According to an expert preferring anonymity, India should look at inter-planetary missions only on cooperation basis with other nations so that costs could be shared.
“Once success comes, all other issues are forgotten or put under the mat,” he added.
Coming to the proposed Rs 10,000 crore manned mission – Gaganyaan- a retired official wondered its purpose.
“What is the level of redundancy in the crew module? Further, even it takes more time, ISRO should be 200 per cent sure about the crew module and should not go ahead to meet a target date,” he said.
Responding to that, another retired senior ISRO official told IANS: “Before putting a man into a spacecraft, there will be unmanned missions to check all the parameters and our people must have planned like that.”
“In Gaganyaan mission, there should not be short cuts to meet schedules and even minor doubts should not be skipped,” he added.
He, however, agreed that ISRO management should not be obsessed with meeting the schedule at the risk of overlooking even minor aspect.
“There is excessive emphasis on schedule and `yes boss’ culture in the Indian space agency. These two needs to be corrected,” he added.
According to him, the ISRO top management should not get swayed by the media publicity and act professional by putting out information that gives the public the right perspective and where ISRO stands vis-a-vis other space faring nations.
“If ISRO finds something amiss then it will postpone the mission. This has happened earlier and even during the Chandrayaan-2 mission. The space agency postponed the GSLV rocket launch date after it found an issue with the vehicle,” Lele said.
“While India has notched up some credible performance in the space sector, ISRO officials should correct the media when they say the Indian space agency is the numero uno in the field,” the retired ISRO official said.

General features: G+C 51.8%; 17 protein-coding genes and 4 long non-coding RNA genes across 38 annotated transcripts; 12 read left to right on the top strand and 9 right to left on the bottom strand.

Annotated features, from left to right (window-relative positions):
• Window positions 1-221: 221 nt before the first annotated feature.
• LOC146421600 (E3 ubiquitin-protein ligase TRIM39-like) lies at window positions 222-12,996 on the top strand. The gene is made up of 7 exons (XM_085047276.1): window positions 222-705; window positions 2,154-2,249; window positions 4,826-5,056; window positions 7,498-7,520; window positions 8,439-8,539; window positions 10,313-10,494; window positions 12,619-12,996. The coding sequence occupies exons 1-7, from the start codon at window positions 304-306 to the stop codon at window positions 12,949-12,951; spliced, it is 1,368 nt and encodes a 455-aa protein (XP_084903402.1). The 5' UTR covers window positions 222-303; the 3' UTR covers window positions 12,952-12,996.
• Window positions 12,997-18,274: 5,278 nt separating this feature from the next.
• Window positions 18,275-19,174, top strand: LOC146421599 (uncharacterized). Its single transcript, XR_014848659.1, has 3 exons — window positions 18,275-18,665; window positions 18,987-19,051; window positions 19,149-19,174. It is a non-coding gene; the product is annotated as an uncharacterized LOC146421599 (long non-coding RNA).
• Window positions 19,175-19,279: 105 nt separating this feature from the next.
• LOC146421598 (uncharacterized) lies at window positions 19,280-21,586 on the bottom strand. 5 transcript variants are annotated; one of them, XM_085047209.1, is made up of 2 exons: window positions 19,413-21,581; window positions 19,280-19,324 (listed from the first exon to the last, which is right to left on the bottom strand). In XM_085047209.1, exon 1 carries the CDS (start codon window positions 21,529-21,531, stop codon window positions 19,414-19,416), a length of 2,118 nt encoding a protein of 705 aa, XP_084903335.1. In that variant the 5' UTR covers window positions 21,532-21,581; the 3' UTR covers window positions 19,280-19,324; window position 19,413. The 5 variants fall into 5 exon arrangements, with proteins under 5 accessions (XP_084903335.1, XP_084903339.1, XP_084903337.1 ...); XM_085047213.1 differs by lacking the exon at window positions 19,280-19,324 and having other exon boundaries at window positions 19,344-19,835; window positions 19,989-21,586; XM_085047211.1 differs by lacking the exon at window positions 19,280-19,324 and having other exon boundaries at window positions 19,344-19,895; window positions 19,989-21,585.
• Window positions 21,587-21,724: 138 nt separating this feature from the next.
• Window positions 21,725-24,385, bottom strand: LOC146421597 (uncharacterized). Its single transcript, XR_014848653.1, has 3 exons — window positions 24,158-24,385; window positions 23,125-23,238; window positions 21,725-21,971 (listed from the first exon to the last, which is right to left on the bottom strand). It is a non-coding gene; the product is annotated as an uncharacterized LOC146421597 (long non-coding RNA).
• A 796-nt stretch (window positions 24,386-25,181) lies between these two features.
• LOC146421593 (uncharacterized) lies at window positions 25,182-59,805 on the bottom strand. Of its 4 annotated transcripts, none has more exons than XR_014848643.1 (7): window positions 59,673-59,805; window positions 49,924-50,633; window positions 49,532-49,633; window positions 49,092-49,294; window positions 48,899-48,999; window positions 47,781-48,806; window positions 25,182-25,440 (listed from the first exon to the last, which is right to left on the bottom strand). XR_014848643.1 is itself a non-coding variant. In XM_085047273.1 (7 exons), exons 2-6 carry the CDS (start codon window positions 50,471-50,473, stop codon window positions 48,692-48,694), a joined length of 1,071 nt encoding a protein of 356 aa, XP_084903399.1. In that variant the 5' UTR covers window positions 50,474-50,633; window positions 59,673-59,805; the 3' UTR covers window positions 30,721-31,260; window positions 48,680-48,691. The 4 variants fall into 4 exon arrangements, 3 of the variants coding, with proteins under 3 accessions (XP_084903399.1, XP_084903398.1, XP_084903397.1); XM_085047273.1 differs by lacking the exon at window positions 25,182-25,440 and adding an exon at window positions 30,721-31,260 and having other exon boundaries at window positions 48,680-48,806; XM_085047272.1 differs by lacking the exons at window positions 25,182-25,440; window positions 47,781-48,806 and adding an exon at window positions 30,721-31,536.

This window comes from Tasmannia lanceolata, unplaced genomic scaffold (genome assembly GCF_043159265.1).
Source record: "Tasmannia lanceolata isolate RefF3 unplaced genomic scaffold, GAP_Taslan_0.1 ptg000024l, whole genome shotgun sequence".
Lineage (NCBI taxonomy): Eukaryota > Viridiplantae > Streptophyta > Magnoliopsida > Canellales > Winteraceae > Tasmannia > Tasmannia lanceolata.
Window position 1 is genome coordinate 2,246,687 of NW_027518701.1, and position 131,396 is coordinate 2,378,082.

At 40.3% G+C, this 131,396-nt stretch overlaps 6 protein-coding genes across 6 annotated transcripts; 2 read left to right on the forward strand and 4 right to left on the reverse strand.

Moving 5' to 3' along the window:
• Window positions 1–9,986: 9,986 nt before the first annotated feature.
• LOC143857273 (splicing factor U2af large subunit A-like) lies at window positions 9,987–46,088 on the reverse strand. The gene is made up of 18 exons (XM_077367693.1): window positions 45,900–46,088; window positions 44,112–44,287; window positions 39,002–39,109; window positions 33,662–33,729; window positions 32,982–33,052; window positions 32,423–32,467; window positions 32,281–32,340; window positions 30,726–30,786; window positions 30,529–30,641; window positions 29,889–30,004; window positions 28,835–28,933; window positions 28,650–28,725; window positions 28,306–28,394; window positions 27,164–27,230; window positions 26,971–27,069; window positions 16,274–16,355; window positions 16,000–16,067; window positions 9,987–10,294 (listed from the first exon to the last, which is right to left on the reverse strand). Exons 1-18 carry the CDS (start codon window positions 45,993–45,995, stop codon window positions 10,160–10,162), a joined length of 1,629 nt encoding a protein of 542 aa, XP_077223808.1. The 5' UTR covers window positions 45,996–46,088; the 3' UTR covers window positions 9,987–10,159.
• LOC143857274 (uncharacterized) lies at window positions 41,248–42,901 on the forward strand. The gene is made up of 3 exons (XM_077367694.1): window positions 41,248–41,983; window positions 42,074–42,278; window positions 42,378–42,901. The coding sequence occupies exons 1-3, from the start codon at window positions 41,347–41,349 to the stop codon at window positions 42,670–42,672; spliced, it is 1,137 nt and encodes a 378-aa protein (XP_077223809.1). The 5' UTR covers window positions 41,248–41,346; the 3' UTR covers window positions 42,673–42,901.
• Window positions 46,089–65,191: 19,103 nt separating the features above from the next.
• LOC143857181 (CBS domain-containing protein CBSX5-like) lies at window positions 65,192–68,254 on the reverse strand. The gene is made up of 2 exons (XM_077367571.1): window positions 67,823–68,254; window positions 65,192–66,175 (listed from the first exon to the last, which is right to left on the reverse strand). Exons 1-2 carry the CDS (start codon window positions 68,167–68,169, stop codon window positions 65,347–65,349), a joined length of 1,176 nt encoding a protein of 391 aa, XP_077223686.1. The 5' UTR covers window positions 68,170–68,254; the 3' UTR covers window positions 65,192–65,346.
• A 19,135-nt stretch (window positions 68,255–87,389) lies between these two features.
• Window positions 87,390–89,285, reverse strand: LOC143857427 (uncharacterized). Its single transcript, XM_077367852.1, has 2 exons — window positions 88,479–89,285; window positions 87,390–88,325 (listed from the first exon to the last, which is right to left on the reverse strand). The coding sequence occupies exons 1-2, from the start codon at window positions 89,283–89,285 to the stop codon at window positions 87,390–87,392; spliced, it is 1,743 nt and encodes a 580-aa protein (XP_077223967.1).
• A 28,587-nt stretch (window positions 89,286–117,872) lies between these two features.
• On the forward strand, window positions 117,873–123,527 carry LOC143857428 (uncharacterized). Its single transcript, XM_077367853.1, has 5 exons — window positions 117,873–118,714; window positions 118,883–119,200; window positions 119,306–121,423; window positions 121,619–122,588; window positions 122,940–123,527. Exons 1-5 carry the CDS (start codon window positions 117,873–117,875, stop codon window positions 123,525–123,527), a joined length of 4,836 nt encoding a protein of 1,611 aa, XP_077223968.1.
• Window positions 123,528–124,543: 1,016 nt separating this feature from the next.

“For instance, other nations had successfully completed moon landing mission several years back. Further India’s launch vehicle capacity is not big. Putting into orbit multiple satellites in a same orbit is not a major deal as the luggage weight is well within the carrying capacity of the Indian rocket,” another ISRO official told IANS preferring anonymity.
On inter-planetary mission, a retired senior official said: “ISRO is India’s national space agency and not just a satellite launching company. So, its aims and missions will be much more broader than a rocket company.”
Continuing further, he said: “Hence, ISRO will have to look at scientific missions like inter-planetary missions. If India has the capability then it should embark on major missions so that it can contribute to the collective knowledge and also for the collective benefit of the humanity at large.”
According to him, international cooperation for inter-planetary missions will come only when other nations feel that they would also benefit from that mission.
“International cooperation will not be at our demand but only on mutual interest.”
Agreeing with him, Lele said India invested in science – space and others – long back since it was a poor country and science investment was one way to eradicate poverty.
Lele said some benefits of science investments are visible and some may not be visible, adding the Chandrayaan-2 must have happened soon after the Chandrayaan-1 mission in 2008 and not a decade a later.